NATO prepares to depart Afghanistan
By Dale McFeatters
If a date can be affixed to when the war in Afghanistan began to end, Monday is as good as any. That's when NATO leaders meeting in Chicago announced an "irresistible transition" to having all the alliance's combat troops out by the end of 2014.
At least that's the agreed-upon plan. Whether it is an orderly, calibrated handover to Afghan security forces, scheduled to take place in the middle of next year, or whether the NATO presence just sort of fizzles out remains to be seen.
Giving credence to the fizzle option was France, whose newly elected president, Francois Hollande, announced that the French would be pulling out by the end of this year, two years early. The French have only 3,300 troops there, but given the nation's importance to the alliance, it gives political cover to other countries that want to get out earlier.
Sometime next year, according to President Barack Obama, "The Afghan war as we know it is over."
Maybe not so over. The U.S. is committed to staying on in an advisory and training role until 2024. And Obama's national security adviser on Afghanistan, retired Gen. Douglas Lute, said, "After this milestone in 2013 (when the handover is to be complete), there will still be combat capability, combat authority and an expectation there will be combat."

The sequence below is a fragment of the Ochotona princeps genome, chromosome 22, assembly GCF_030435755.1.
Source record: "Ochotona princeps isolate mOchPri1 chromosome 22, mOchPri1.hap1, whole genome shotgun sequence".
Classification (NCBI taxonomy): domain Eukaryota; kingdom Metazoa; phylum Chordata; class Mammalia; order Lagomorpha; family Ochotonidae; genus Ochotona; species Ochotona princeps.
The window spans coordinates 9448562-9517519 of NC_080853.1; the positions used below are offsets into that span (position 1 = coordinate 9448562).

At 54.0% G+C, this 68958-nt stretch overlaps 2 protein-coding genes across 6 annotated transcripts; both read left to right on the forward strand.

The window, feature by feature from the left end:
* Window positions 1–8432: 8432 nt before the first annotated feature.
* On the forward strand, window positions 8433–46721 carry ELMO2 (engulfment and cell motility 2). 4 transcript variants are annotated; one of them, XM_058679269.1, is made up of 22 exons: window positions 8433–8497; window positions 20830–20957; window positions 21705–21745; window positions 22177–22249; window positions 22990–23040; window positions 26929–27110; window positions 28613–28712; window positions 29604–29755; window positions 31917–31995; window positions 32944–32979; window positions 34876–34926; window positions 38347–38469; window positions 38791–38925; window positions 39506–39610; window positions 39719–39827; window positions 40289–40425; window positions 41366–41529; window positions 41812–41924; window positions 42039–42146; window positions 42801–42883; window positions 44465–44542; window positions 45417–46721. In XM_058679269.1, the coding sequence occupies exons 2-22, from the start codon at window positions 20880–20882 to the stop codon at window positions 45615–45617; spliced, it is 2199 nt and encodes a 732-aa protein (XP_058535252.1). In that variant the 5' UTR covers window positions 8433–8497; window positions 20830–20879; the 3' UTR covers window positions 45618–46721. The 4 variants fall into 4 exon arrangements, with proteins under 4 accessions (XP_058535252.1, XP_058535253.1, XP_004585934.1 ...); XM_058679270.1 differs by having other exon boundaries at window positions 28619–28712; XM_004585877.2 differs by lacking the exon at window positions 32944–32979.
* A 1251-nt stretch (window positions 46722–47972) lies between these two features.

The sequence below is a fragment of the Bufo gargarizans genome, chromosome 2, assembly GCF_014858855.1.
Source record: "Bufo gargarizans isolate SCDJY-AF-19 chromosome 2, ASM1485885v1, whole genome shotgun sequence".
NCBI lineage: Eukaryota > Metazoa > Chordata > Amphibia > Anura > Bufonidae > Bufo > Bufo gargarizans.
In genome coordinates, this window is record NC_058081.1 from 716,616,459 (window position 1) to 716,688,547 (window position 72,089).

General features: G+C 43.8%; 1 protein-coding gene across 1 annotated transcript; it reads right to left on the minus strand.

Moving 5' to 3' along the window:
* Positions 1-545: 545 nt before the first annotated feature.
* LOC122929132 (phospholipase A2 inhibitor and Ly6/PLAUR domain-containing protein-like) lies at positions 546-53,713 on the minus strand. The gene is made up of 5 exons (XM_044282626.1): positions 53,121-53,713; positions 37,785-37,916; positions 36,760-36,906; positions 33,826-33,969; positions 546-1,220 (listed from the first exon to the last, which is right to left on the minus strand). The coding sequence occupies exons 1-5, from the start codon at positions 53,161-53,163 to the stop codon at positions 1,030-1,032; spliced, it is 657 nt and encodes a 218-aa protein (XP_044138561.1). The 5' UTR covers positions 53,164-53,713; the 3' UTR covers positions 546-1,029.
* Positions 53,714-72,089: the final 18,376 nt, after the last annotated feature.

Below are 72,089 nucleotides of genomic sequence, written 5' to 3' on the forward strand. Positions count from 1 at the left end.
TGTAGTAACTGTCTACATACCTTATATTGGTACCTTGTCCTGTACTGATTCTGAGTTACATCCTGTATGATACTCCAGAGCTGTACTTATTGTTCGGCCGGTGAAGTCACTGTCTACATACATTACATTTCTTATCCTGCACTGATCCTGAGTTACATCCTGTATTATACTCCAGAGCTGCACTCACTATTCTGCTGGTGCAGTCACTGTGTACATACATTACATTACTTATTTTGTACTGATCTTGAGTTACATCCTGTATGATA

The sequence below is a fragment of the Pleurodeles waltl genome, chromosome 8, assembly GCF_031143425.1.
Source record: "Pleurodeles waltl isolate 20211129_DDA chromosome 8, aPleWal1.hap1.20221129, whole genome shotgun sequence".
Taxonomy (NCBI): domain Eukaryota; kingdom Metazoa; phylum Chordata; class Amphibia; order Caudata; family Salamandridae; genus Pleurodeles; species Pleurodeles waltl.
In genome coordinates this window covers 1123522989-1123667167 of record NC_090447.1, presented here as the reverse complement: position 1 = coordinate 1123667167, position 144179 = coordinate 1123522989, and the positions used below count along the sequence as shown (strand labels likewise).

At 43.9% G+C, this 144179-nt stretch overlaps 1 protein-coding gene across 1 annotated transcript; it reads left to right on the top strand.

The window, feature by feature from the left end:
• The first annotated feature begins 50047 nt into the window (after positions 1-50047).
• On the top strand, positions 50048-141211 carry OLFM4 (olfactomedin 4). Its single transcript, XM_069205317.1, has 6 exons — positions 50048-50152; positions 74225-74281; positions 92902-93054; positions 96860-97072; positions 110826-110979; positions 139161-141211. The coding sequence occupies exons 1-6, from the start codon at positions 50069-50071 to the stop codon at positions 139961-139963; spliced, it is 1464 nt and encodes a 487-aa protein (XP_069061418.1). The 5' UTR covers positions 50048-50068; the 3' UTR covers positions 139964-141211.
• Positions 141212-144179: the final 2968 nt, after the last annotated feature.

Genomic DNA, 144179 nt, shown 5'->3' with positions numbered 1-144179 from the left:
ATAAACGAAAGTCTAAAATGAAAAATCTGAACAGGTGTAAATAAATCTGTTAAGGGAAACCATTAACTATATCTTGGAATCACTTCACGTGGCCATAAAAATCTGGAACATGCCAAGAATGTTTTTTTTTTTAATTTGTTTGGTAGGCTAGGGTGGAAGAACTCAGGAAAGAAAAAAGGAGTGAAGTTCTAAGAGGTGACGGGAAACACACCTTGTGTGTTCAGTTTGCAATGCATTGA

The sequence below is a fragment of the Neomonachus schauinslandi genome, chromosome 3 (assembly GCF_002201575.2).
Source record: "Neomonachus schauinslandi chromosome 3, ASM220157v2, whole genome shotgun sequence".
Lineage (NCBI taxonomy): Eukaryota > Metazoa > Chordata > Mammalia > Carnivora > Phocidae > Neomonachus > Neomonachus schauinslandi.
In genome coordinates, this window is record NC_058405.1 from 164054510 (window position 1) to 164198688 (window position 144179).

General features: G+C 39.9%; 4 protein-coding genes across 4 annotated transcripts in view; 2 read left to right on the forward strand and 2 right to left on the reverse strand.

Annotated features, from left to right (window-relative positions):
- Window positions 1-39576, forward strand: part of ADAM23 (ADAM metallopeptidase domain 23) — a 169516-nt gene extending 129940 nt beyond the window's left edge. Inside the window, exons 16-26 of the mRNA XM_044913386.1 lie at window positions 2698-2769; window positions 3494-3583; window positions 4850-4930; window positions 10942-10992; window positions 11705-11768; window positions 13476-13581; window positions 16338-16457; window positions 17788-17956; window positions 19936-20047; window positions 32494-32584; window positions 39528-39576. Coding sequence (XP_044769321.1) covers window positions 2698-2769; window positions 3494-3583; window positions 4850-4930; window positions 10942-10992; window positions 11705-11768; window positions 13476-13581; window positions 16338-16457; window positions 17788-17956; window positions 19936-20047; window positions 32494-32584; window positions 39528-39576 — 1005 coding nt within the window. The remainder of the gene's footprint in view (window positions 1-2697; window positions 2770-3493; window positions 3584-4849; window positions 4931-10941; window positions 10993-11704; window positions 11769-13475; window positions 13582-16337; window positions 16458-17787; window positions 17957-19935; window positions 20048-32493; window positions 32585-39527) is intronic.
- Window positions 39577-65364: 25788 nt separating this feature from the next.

But it was clear from the Chicago summit that it will be mostly us staying on, with maybe a handful of others, and mostly our money as efforts have been going slowly to have others chip in on the $4.1 billion annual cost of a continued presence.
(Afghanistan's president, Hamid Karzai, apparently without sarcasm or tongue in cheek, thanked the American taxpayer for supporting the 11-year war. If he really wants to thank us, he can create a government honest and effective enough to prevent a resurgence of the Taliban and the warlords after the West departs.)
If there was a sour note at the summit, it was invited guest Pakistani President Asif Ali Zardari arriving without a plan to reopen NATO's supply lines, which have been closed since a misdirected U.S. airstrike killed 24 Pakistani soldiers in November.
Zardari apparently wants a formal U.S. apology beyond the regrets and condolences already offered, and he wants a major increase in the fees NATO pays to haul supplies across Pakistan.
Obama refused a sit-down meeting with Zardari and spoke to him only in passing at the Chicago summit. There was open discussion at the summit of negotiating an agreement with neighboring Uzbekistan to begin the process of removing NATO troops and their equipment.
Zardari must surely see that, as the NATO presence winds down, so does his influence. After next year, it's too late to say, "Come back. All is forgiven."
Dale McFeatters is an editorial writer for Scripps Howard News Service (www.scrippsnews.com).